I would like to see Bristol lead the way on reorganising city priorities and the structure of governance so that health is given pre-eminence. To do so we must make the director of public health one of the most influential posts in the city, not just in the local authority. They must be resourced to serve and influence organisations and policy across the public, private and voluntary sectors and assess the health impact of central government policy.

We must also ensure the chair and chief officer of the clinical commissioning group have direct and regular access to the mayor. The mayor must support them to influence any city decisions that will impact on the levels of population physical and mental illness they will ultimately be required to pay to treat.

By working with our universities we can develop a city model that enables us to fully understand and communicate the economic case for health. We need to launch something in Bristol that does for population health what the Stern Report did for climate change.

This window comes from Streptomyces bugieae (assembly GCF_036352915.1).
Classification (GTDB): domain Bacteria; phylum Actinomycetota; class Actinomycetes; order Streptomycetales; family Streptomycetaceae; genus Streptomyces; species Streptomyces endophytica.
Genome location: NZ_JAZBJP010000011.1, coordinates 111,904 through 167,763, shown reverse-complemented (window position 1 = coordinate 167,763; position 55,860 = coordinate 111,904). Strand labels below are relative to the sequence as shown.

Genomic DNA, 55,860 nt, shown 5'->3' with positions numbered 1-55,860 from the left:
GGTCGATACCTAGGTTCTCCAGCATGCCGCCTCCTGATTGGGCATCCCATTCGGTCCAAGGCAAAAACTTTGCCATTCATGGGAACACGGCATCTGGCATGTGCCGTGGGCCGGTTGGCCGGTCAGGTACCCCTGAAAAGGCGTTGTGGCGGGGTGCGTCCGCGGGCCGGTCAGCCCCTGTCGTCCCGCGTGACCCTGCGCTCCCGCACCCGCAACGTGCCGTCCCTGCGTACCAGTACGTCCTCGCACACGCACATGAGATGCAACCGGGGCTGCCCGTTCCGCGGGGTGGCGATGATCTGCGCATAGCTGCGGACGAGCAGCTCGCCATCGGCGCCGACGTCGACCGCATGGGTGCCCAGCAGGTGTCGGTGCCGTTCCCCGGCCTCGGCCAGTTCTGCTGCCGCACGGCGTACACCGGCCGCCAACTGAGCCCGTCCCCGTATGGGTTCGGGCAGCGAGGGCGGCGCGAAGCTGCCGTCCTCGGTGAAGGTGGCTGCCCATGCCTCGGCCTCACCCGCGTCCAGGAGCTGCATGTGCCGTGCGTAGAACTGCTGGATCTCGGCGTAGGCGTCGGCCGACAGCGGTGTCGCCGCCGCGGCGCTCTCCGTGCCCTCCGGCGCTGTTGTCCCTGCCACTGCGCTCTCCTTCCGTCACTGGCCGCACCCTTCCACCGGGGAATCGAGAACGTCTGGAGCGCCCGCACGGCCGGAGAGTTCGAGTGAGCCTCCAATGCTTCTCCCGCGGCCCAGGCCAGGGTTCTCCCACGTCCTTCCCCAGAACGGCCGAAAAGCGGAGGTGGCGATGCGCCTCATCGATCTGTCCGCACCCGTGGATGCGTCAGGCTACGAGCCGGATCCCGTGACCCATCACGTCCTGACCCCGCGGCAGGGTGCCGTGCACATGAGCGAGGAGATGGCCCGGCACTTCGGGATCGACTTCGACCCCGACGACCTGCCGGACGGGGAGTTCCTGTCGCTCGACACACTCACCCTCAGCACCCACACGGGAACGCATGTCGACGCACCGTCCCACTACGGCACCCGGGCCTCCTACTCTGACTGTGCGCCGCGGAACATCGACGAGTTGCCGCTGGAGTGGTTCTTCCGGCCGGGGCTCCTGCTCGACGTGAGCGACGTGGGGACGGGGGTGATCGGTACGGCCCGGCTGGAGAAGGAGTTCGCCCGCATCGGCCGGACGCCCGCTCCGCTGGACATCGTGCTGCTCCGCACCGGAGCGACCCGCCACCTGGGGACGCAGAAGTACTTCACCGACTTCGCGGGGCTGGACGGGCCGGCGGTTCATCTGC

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Fernando Centeno, CED
Fernando Centeno, CED
8 years ago

Well said, well done — thanks! For me, the next step is to decided & measure for actual standards of living & quality of life outcomes, actually moving the needle in real terms. Thus, we move into 2.0 & then into 3.0, moving away, finally, from Introductory 101 jargon. Looking forward to more of your material . . .

Riki Stevens
Riki Stevens
8 years ago

“Society is the context…”, I like that and will remember it so I can say it.

Reading the article and the comment wanting specific measures outlined reminded me of an article on the British NHS website titled ‘Healthier Takeaways’.

Remembering your earlier blog about gentrification, Marvin – today I read this article on nextcity.org “New Map Tool Can Serve as Gentrification Warning System”. It’s by Jen Kinny, posted August 25 2015.